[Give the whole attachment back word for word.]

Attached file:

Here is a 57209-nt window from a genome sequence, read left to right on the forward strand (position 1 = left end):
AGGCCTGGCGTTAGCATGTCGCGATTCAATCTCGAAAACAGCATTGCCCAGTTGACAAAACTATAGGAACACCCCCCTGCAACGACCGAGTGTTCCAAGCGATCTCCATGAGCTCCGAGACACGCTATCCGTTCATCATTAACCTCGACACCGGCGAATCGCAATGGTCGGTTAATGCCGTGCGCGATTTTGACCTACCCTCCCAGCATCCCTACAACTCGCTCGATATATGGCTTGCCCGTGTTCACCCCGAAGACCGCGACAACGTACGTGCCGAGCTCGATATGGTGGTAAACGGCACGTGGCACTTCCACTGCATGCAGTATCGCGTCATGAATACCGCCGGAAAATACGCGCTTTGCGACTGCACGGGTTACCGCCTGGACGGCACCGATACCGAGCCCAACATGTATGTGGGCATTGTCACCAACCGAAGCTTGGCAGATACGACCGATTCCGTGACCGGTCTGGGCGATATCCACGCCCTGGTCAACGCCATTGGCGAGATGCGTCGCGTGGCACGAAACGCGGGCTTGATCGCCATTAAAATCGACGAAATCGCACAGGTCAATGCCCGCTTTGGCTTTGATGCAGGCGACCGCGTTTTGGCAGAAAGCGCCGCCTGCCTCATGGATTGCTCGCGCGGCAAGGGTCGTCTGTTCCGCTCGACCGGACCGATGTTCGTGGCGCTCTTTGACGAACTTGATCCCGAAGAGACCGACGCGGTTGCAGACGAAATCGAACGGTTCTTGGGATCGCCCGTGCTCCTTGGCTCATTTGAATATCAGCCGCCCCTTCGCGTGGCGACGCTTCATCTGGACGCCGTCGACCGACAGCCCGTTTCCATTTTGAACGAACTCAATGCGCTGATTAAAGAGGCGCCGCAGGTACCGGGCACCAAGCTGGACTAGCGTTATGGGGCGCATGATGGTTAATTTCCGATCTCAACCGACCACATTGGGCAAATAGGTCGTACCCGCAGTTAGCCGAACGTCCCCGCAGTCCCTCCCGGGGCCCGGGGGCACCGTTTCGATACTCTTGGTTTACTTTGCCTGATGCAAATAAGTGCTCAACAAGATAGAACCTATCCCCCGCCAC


Here is a 57209-nt window from a genome sequence, read left to right on the forward strand (position 1 = left end):
AGGCCTGGCGTTAGCATGTCGCGATTCAATCTCGAAAACAGCATTGCCCAGTTGACAAAACTATAGGAACACCCCCCTGCAACGACCGAGTGTTCCAAGCGATCTCCATGAGCTCCGAGACACGCTATCCGTTCATCATTAACCTCGACACCGGCGAATCGCAATGGTCGGTTAATGCCGTGCGCGATTTTGACCTACCCTCCCAGCATCCCTACAACTCGCTCGATATATGGCTTGCCCGTGTTCACCCCGAAGACCGCGACAACGTACGTGCCGAGCTCGATATGGTGGTAAACGGCACGTGGCACTTCCACTGCATGCAGTATCGCGTCATGAATACCGCCGGAAAATACGCGCTTTGCGACTGCACGGGTTACCGCCTGGACGGCACCGATACCGAGCCCAACATGTATGTGGGCATTGTCACCAACCGAAGCTTGGCAGATACGACCGATTCCGTGACCGGTCTGGGCGATATCCACGCCCTGGTCAACGCCATTGGCGAGATGCGTCGCGTGGCACGAAACGCGGGCTTGATCGCCATTAAAATCGACGAAATCGCACAGGTCAATGCCCGCTTTGGCTTTGATGCAGGCGACCGCGTTTTGGCAGAAAGCGCCGCCTGCCTCATGGATTGCTCGCGCGGCAAGGGTCGTCTGTTCCGCTCGACCGGACCGATGTTCGTGGCGCTCTTTGACGAACTTGATCCCGAAGAGACCGACGCGGTTGCAGACGAAATCGAACGGTTCTTGGGATCGCCCGTGCTCCTTGGCTCATTTGAATATCAGCCGCCCCTTCGCGTGGCGACGCTTCATCTGGACGCCGTCGACCGACAGCCCGTTTCCATTTTGAACGAACTCAATGCGCTGATTAAAGAGGCGCCGCAGGTACCGGGCACCAAGCTGGACTAGCGTTATGGGGCGCATGATGGTTAATTTCCGATCTCAACCGACCACATTGGGCAAATAGGTCGTACCCGCAGTTAGCCGAACGTCCCCGCAGTCCCTCCCGGGGCCCGGGGGCACCGTTTCGATACTCTTGGTTTACTTTGCCTGATGCAAATAAGTGCTCAACAAGATAGAACCTATCCCCCGCCAC